That assessment is not a thumbs-down for universal screening to detect newborn hearing problems, says study leader Diane C. Thompson, an epidemiologist at the Harborview Injury Prevention and Research Center in Seattle. "We're concerned that the media will interpret our report to say we are not in favor of universal screening, and that is not true. It's just that the evidence to show whether universal screening can improve language skills for these children is not clear," she says.
Hearing loss affects about one of every 900 to 2,500 babies born in the United States, and about 5,000 infants are born with moderate to profound deafness every year. Because hearing during the first six months of life is critical to development of speech and language, 33 states now mandate hearing tests for all newborns. Ohio, where a screening bill is moving through the legislature, may soon become number 34.
With financing from the U. S. Preventive Task Force, a federal organization, Thompson and her colleagues looked at 340 scientific articles, selecting 19 that offered solid evidence about the value of universal screening in preventing language problems. Their findings appear in the Oct. 24/31 issue of The Journal of the American Medical Association.
One thing that quickly became evident is that today's tests are highly effective, Thompson says. "Modern hearing tests make it possible to screen newborns with high specificity and sensitivity," she says. "They've gotten better and better in the last five or six years."
One kind of test measures response to sound through a small probe inserted in a baby's ear canal. Another uses electrodes placed on the scalp to detect activity in the brain stem's auditory region. Both tests are at least 80 percent effective in detecting moderate hearing loss and at least 90 percent effective in detecting profound deafness, the journal report says.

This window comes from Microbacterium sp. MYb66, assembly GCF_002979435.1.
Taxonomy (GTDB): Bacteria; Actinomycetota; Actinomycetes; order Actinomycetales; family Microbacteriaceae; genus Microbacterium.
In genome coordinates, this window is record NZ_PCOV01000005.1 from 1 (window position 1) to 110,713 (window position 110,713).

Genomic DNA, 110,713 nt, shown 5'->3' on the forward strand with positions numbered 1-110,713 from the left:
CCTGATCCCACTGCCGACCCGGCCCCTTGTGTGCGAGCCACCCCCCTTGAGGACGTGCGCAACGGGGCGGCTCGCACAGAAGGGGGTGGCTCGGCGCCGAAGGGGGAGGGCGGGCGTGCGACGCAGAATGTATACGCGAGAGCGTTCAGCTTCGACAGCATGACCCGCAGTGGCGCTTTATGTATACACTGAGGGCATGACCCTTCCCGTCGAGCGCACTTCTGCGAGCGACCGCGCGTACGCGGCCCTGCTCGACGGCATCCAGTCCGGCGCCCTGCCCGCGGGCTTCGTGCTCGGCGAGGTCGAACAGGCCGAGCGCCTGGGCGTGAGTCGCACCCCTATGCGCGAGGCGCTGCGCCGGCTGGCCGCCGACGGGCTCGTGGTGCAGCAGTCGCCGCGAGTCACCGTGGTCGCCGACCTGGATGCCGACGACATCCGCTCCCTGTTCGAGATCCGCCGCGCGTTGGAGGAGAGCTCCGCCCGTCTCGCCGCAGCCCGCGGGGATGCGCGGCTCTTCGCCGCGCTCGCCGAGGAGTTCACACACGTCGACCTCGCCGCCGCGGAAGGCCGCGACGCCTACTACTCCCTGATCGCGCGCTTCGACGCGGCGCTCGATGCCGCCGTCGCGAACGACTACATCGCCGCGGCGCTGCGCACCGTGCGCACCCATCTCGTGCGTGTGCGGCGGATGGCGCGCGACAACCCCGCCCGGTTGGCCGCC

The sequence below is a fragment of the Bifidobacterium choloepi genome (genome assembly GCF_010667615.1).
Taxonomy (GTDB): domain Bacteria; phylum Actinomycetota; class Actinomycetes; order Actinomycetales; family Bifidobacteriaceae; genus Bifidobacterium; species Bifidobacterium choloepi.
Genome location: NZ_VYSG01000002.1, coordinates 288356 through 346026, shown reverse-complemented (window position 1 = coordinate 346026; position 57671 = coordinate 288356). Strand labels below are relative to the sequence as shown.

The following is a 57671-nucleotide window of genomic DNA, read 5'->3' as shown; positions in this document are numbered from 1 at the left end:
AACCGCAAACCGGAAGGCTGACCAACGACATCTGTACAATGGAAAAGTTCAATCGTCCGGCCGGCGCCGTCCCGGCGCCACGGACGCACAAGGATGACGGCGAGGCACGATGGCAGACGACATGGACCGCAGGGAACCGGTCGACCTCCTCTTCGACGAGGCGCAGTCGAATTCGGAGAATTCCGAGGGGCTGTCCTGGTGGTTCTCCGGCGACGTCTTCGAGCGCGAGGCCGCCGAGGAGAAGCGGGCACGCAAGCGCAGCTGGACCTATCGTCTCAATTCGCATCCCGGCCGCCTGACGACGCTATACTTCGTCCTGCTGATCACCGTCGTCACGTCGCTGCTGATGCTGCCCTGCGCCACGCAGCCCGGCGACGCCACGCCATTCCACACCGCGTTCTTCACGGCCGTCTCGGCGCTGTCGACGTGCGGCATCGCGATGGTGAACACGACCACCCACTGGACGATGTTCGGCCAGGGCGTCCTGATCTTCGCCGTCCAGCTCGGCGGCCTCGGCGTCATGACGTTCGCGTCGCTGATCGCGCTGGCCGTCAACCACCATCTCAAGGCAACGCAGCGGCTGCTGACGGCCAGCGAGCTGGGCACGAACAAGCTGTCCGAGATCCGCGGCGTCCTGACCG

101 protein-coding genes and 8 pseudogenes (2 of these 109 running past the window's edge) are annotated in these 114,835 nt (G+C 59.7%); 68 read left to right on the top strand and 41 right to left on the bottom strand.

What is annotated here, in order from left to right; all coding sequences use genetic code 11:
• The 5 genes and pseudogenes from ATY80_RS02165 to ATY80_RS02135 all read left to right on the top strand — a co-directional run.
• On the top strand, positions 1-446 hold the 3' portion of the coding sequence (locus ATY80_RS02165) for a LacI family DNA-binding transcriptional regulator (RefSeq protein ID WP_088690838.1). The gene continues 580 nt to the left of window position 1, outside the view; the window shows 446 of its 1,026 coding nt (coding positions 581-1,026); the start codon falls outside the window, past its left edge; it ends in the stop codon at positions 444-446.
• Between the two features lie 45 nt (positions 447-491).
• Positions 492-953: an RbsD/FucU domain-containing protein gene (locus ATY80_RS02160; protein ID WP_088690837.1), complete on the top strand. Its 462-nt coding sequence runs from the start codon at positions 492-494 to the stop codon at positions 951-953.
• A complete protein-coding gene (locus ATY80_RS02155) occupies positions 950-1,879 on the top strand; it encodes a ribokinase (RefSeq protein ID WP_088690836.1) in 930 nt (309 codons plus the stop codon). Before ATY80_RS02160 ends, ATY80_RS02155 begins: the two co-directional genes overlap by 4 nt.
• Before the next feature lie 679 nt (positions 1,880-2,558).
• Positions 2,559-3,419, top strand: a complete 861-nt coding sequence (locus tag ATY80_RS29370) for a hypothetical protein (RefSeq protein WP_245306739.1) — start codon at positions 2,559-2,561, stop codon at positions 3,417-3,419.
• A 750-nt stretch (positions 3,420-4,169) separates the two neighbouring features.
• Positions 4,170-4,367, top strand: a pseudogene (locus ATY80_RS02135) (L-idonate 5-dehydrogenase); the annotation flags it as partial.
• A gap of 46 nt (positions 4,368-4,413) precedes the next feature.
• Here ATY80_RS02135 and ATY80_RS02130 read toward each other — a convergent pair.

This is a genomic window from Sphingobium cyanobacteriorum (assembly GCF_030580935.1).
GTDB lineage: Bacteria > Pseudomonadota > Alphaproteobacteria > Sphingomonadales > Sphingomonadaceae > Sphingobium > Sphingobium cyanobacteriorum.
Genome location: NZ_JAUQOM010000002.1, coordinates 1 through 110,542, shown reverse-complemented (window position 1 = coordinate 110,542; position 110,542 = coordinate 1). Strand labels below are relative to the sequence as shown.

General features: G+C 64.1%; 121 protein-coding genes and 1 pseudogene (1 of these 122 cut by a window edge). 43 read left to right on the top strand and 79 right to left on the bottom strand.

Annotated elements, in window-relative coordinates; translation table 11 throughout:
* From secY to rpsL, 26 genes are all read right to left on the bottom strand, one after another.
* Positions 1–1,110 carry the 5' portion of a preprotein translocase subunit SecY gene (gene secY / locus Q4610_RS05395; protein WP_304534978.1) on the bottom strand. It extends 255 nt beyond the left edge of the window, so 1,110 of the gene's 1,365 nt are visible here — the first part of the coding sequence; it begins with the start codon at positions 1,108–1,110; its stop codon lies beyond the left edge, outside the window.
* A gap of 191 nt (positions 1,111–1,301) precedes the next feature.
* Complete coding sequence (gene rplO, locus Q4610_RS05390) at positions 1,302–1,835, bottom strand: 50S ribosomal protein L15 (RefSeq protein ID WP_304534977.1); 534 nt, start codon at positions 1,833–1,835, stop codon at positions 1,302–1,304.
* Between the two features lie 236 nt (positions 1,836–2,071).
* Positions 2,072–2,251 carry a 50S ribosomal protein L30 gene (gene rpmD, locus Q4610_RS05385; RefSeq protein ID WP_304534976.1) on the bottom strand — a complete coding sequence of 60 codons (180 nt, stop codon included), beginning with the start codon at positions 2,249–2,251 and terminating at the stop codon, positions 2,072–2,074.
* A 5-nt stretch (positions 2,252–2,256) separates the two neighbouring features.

But the kind of studies needed to provide definitive proof that early detection and treatment are effective haven't been done, Thompson says. "What you want is studies that follow these children and look at language outcome. No one has done that. That is the key bit of evidence that has to be provided."
Several studies showed that children whose hearing problems were diagnosed in the first six months of life had less severe language difficulties than those diagnosed after six months, Thompson says. But the selection of children for those studies and the methods of assessing their progress were imperfect, she says.
"None of the studies had clear criteria for inclusion, none had blinded assessments, and all selected children for inclusion on the availability of a language assessment between 2 and 5 years," and "this could introduce bias," the journal report says.
But Elizabeth Thorp, director of the National Campaign for Hearing Health, a private organization, hears a different message. "Regardless of hard evidence, it makes sense to have hearing screening done on every baby before he or she leaves the hospital. Early intervention is the key," Thorp says.
Hearing loss "is our nation's number one birth defect," she says, and the screening test is neither difficult nor expensive. "I've seen little babies getting these tests, and they're out cold or sucking their thumbs. The tests cost only $20 to $50, and many states pay for them," Thorp says.
Even a minor hearing problem can make life difficult, says Thorp, who has a hearing impairment that was not diagnosed until she was 8 years old. "If you have a 10 percent hearing loss, that means you hear only nine words out of 20," she says.
What To Do
Parents can judge a child's hearing by watching his or her reaction, Thorp says. Up to 3 months of age, watch whether the baby responds when spoken to by smiling or turning the head. From 3 to 6 months, see whether the baby responds to words such as "no" or looks upward and turns around in response to sounds.